Swoon on.






© 5/29/19   Ruth Ann Scanzillo.   Thanks for the read, and the respect. Be well.





What Is This Thing Called Life?

Jodie Johnson’s baby boy.

A lot changes in one lifetime.

My grandmother was raised without the car, the radio, or the television. I grew up without a computer. Transistor radios were the first portables, the size of a human hand; early televisions were sold in black and white; and, the term “wireless” originally applied only to morse code and telegram.

Technology has advanced our civilization like no other force on the planet. We can do things, and interact, in ways which were unimaginable just fifty years ago.

But, one thing hasn’t changed.

Humans are still required to reproduce themselves.

Whether we engage in sex or not, sperm and egg must converge in order for conception to occur, and female bodies must be their host.

At present, fertile women hold an immense amount of power. They endure pregnancy, and bring into the world the next generation. Until the day when alternate hosts for gestation are provided, women alone will carry to term every conceived life.

Or, not.

My elder brother is an expert witness. He possesses the qualifications to serve in court. Attorneys hire him to comment on the facts related to scientific inquiry, because he is a chemist with a PhD. While not required to have been present at the scene of either a crime or as yet unexplained death, he is permitted to speak with authority as to its evidentiary details. Growing up at his elbow, I learned to pay attention to what science teaches us.

Now, while scientists irrespective of gender across the nation remain in hot debate over which of them has the authority to determine the origin of life, society and its politicians are now re-visiting when life begins.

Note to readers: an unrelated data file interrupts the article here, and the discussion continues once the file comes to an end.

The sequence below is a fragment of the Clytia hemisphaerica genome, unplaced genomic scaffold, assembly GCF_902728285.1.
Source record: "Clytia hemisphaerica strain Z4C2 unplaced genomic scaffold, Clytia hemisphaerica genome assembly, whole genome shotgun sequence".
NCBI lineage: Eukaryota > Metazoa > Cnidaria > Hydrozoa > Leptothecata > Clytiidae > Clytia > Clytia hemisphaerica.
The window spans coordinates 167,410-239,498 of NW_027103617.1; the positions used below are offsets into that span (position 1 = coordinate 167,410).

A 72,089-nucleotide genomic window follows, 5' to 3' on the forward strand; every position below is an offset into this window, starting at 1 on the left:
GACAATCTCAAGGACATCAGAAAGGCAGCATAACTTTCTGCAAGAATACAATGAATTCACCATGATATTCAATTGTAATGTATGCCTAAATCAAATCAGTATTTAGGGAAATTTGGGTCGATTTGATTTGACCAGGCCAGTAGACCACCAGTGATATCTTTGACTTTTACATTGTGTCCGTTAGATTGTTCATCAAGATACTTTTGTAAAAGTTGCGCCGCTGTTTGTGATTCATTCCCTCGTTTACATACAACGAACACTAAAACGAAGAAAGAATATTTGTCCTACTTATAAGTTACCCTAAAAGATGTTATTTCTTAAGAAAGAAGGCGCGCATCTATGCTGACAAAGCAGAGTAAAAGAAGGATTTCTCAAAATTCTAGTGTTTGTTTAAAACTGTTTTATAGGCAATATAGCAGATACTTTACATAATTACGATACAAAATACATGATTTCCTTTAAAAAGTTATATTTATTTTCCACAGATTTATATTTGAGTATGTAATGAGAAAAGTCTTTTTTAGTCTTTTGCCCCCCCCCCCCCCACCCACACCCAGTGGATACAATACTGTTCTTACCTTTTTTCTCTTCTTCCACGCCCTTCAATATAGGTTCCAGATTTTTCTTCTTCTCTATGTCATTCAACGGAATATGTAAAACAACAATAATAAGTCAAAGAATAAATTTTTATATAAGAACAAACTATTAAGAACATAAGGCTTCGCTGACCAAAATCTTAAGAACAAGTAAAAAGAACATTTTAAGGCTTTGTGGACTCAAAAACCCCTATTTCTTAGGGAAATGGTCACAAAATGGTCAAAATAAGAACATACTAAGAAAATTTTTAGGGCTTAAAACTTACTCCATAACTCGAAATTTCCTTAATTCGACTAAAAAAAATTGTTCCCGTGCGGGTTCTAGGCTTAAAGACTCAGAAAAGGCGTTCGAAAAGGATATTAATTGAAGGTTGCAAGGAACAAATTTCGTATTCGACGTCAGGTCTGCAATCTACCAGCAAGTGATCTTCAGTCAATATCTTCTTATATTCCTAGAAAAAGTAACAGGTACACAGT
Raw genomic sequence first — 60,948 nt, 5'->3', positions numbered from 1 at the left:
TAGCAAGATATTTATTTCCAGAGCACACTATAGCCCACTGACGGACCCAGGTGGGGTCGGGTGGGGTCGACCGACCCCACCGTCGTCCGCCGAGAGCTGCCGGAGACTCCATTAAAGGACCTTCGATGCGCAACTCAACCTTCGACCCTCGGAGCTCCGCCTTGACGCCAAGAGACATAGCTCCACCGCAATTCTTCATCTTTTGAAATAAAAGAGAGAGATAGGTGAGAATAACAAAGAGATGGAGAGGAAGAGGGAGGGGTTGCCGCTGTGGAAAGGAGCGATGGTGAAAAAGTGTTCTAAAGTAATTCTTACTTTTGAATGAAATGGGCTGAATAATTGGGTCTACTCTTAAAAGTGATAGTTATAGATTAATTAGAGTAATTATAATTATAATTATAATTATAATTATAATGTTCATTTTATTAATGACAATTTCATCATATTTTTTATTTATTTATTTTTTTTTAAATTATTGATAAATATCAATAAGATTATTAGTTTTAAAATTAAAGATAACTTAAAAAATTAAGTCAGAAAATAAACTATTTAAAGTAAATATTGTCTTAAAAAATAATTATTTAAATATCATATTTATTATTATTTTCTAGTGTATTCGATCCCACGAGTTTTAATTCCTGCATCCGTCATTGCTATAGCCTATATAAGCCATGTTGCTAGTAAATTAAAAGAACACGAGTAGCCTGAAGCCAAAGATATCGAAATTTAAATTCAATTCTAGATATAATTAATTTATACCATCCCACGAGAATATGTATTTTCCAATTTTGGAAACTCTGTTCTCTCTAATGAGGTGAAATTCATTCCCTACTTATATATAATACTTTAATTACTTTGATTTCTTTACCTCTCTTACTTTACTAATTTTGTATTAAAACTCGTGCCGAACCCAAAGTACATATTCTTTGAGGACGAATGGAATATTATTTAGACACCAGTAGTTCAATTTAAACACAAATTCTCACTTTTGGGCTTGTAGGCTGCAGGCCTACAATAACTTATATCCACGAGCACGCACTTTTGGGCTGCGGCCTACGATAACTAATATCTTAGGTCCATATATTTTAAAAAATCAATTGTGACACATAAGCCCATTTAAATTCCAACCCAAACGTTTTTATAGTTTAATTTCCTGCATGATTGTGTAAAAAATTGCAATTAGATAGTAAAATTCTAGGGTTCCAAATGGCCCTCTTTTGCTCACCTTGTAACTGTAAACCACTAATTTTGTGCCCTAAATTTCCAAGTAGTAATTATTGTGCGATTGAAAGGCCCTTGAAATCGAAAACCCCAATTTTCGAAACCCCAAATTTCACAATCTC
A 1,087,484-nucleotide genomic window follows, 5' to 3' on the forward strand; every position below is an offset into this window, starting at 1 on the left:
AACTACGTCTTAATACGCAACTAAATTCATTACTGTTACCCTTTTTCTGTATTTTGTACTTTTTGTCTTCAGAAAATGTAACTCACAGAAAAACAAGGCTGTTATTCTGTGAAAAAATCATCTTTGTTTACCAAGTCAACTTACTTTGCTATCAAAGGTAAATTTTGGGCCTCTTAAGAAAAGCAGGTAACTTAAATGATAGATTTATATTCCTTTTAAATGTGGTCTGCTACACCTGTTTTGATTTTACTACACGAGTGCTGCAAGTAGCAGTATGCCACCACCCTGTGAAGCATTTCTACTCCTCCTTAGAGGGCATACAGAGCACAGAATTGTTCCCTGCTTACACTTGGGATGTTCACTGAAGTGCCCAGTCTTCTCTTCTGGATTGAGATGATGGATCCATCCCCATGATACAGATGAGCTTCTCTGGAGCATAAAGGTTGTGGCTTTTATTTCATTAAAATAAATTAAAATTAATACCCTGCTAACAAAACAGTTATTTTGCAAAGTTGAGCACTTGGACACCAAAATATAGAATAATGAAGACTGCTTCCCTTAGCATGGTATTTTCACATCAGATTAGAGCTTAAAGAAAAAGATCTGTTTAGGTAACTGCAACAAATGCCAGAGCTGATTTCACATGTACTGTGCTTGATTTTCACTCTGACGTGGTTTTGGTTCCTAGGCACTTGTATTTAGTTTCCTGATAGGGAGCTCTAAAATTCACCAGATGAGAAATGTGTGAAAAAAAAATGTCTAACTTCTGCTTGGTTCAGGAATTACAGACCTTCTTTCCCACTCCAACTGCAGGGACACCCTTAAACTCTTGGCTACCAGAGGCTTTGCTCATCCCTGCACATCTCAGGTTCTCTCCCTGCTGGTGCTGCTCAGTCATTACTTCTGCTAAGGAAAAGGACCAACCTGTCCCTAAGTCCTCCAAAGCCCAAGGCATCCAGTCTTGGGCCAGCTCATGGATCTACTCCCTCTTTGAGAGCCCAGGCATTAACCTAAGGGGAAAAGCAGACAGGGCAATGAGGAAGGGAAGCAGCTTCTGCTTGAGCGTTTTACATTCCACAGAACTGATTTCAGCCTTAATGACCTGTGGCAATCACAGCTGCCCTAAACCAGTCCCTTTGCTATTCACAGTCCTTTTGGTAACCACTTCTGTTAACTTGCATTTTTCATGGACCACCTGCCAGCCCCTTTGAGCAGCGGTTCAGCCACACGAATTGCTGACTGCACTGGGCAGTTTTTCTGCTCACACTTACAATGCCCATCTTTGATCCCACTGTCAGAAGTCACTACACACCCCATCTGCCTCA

Here is what can be clearly understood. Millions of sperm are observed under a microscope swimming like tadpoles. Furthermore, the human egg does appear to burst from the ovary of its own volition, spurred by the follicle stimulating hormone. A single sperm is known to penetrate the egg, and a merger of the two produces a zygote which immediately begins to divide, cell by cell. Cell division is the natural process of what is called growth within an organism and an organism, by definition, is alive.

Nature is our reliable educator. All we need do is become its attentive student. The female body signals its every cyclic phase, and the process by which these phases can be followed has been called the Sympto-Thermal Method*.

As fertility approaches, both the basal body temperature changes and the vagina begins to secrete an opaque solution; once the solution becomes clear and viscous (like egg albumin), this indicates that the mature egg has exited the ovary and is traveling down the fallopian tube to the uterus. During this phase, should sperm be introduced into the vaginal canal (or, already be present in waiting), conception becomes increasingly likely. Once the egg has reached the uterus, there is a precise, 24 hour period during which basal body temperature remains elevated and the egg will remain viable, able to be fertilized by one sperm.